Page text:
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The BBC's Rebecca Milligan
"These women face severe restrictions in every aspect of their lives"
 real 28k

Tuesday, 11 January, 2000, 05:43 GMT
Afghanistan: Women under Taleban rule

Afghan women: Lead hidden and quiet lives Afghan women: Lead hidden, invisible lives

By BBC Newsnight's Rebecca Milligan

There was outrage in the West when, in 1996, the Taleban movement took control of the Afghan capital, Kabul, and imposed its radical brand of Islam on the men and particularly the women of that once cosmopolitan city.

Because the Taleban has outlawed television, and photographing animals or humans is strictly forbidden, the plight of Afghan women has received little media coverage in the West.

Much of our report was compiled using hidden equipment - if the women who helped us were identified by the authorities, the consequences for them would be very serious.

Educated women live as virtual prisoners in a tiny flat Women live as virtual prisoners in a tiny flat

In Taleban-controlled areas - about 90% of the country - women are not allowed to work; they may not leave their homes unless covered from head to toe in the burqa or chadary and accompanied by a close male relative; girls' schools have been closed.

Capital distress

The situation in Kabul is particularly bad. The Taleban is tougher on the cities which, it believes, have been contaminated by western values.

None of Kabul's women can move around the city freely - they are in despair.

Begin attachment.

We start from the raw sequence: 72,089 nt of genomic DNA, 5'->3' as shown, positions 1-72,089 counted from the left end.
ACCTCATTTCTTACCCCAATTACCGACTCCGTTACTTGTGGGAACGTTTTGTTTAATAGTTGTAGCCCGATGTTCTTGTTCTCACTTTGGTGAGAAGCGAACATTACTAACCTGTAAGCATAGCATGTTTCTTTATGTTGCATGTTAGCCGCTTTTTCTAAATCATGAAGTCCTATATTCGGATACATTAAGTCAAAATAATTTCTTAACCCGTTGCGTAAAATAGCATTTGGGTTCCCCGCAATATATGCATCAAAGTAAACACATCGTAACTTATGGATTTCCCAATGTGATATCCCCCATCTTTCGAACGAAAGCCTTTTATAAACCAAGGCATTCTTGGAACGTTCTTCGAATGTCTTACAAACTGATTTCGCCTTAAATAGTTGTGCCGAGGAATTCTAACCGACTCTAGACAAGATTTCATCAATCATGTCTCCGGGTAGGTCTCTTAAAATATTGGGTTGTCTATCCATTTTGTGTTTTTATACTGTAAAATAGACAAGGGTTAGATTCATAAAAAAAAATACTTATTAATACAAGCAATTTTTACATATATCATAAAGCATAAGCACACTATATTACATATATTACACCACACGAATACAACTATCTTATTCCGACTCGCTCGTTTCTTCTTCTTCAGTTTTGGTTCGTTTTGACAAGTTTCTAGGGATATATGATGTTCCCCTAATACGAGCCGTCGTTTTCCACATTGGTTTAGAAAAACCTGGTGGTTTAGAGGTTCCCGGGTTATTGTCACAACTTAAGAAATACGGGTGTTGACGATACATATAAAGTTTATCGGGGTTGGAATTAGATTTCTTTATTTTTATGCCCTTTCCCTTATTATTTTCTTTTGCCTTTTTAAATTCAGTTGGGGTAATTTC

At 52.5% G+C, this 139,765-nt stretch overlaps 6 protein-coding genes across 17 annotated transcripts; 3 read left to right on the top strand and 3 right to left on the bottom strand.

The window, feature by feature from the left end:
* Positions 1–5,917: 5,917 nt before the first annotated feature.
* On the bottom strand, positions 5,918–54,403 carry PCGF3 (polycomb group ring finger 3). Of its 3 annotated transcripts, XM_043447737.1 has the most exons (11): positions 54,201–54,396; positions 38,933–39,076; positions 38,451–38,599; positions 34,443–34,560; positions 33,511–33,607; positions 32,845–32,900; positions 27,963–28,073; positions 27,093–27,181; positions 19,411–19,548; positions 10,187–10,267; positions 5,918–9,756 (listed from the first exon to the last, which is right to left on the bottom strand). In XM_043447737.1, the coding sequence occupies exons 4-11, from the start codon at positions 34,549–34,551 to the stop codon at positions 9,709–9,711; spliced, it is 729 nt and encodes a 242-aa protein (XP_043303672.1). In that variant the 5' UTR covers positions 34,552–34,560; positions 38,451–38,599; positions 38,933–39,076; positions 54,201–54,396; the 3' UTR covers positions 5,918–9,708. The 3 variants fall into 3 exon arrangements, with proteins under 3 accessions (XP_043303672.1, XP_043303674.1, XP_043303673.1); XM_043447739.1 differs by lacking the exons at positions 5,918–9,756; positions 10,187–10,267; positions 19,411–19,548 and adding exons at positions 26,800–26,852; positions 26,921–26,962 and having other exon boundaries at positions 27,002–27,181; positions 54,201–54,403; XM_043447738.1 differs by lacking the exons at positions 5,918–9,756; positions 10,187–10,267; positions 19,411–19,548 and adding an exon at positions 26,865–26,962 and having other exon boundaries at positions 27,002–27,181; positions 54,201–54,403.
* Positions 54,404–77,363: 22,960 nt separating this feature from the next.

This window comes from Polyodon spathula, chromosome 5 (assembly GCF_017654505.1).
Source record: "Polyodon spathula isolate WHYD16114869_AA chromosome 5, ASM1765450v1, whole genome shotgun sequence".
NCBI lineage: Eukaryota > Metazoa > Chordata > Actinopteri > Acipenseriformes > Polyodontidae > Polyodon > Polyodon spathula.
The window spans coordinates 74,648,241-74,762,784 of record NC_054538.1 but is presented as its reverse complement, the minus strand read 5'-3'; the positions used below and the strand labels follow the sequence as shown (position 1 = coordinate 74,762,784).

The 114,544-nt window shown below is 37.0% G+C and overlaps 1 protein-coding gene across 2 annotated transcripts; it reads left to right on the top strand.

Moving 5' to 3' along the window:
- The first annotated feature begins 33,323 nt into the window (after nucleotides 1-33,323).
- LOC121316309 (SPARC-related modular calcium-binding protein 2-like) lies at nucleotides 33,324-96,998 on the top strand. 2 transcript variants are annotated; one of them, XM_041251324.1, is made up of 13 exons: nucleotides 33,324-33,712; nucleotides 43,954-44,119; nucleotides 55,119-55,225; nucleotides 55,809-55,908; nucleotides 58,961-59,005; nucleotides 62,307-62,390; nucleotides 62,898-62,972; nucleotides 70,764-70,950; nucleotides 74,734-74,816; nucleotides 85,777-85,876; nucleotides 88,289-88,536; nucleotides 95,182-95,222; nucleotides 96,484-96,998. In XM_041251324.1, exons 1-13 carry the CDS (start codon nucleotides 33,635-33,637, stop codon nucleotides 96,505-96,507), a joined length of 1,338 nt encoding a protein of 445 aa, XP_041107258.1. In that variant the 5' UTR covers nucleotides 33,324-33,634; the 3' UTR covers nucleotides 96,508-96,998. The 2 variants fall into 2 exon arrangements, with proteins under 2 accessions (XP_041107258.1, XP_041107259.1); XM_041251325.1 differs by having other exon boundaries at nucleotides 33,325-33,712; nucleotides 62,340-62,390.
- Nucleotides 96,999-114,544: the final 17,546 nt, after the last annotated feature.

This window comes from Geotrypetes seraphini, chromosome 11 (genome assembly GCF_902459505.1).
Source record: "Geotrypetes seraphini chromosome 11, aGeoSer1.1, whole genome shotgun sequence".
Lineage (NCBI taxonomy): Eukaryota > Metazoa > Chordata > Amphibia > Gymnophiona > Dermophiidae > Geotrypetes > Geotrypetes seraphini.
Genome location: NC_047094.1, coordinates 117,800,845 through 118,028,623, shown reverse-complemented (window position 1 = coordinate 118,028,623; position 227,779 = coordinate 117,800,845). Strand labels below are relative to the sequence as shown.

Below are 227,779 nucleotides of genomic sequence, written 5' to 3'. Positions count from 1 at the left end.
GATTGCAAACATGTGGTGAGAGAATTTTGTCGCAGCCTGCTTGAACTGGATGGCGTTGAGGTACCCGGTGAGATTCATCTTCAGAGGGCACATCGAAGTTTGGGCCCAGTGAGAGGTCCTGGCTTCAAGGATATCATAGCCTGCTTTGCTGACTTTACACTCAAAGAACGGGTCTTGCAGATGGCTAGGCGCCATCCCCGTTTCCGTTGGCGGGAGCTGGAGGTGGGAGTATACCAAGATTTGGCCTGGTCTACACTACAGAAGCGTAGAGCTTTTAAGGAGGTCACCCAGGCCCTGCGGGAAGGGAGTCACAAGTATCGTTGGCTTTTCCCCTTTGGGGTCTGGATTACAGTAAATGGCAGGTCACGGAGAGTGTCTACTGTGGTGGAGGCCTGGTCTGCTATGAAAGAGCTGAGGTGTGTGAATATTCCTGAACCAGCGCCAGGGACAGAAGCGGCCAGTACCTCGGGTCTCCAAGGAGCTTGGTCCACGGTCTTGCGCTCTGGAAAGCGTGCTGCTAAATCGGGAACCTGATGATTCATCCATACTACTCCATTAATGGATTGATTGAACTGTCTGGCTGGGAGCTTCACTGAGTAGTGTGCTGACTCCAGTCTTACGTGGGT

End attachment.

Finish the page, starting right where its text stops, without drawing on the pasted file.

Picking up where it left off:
I visited a family of middle class women who now live as virtual prisoners in their tiny flat

The younger girls cannot go to school. The older women - both teachers - have no work.

Filmed with hidden camera, female beggars seen all over Kabul Female beggars are seen all over Kabul

None of them can move around the city freely - they are in despair.

The economic consequences of the ban on women working is especially evident in the capital where female beggars can be seen everywhere.

Many of them are widows, left with children to support after years of war.

Rural benefits

The situation in rural areas is different. The Taleban's rules have had less of an impact on women who have always lived within a very conservative village culture.

Female doctor: Female doctor: Works in rural vaccination centre

In some ways, the security which the Taleban has brought, has improved the lives of these women, who endured the constant threat of rape and banditry during the years of civil war.

There are some slight signs of hope. At a local level, aid agencies have been able to negotiate informal agreements for women to work and study.

I met women doctors who are able to practice. This is particularly important because the Taleban will not allow male doctors to treat female patients.

Baby girl: What future does she face? Baby girl: What future does she face?

However, the agreements are informal and therefore extremely fragile. A local health official agreed to my request for an interview - the first time a member of the Taleban has been questioned on camera with a female journalist.

He repeated his movement's usual explanation: the restrictions on women are for their own protection.

Things will improve when the war ends. No-one can say when that will be.

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See also:
08 Jan 00 |  From Our Own Correspondent
Afghanistan: Through veiled eyes
03 Aug 98 |  South Asia
Analysis: Who are the Taleban?
08 Mar 99 |  South Asia
Women and the Taleban
06 Oct 99 |  South Asia
Albright warns Taleban on women
03 Aug 98 |  Analysis
Afghanistan: 20 years of bloodshed
16 Nov 99 |  South Asia
Woman publicly executed in Kabul

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